By its very nature, hierarchy dramatically reduces the desire of those lower down to speak up and those higher up to listen. In many organisations, it is an essential survival strategy to inflate the degree to which you agree with your superiors. Managers reinforce this behaviour by unconsciously, looking for an endorsement of their views, rather than honest questioning or critical feedback. The danger with flattery is that it cuts them off from the facts. Under these circumstances, it is not hard to understand that feedback can become a risky business. Despite the proven benefits of speaking up, employees often remain silent out of a combination of fear, respect and even childlike admiration for the person in power.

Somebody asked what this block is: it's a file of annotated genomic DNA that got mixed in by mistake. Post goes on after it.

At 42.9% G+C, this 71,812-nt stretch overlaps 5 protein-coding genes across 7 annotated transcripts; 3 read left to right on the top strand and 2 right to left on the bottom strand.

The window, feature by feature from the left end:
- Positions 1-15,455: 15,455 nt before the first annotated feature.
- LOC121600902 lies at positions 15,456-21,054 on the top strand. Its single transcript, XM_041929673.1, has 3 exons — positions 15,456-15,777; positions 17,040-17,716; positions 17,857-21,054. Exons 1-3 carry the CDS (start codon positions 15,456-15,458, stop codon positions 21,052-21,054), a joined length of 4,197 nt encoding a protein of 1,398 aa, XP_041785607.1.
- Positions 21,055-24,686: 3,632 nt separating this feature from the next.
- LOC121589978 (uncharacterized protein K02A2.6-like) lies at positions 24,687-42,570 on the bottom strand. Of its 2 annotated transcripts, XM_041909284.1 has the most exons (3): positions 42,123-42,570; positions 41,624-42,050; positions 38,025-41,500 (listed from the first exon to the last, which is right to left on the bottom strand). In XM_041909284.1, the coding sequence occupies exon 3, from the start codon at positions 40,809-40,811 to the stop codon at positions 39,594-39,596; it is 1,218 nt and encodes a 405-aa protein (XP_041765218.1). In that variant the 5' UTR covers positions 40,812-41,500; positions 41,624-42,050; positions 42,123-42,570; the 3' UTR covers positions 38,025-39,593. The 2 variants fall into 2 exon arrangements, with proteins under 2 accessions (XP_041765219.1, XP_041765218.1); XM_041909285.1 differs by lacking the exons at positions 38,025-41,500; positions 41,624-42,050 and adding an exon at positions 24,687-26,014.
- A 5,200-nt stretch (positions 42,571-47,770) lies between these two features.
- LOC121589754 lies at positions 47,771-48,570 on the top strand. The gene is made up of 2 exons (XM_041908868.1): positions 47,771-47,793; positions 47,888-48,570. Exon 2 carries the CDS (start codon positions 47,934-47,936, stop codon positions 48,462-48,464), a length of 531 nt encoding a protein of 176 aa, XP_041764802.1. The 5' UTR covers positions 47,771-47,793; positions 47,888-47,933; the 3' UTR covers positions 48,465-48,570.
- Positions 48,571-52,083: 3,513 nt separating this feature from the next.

The world of work is littered with organisations—NASA’s Discovery Space Shuttle explosion, South Yorkshire Police’s Hillsborough football disaster, Enron’s accounting scandals, Lehman Brothers’ investment strategy, the BP oil spill and Volkswagen TDI—that drove themselves and their surroundings, into the ground, because team members and peers did not feel safe to challenge their misguided or corrupt leaders. While there has been a growing trend toward more participative work relationships and practices, feedback is still something that usually happens from the top down: from the powerful to the powerless.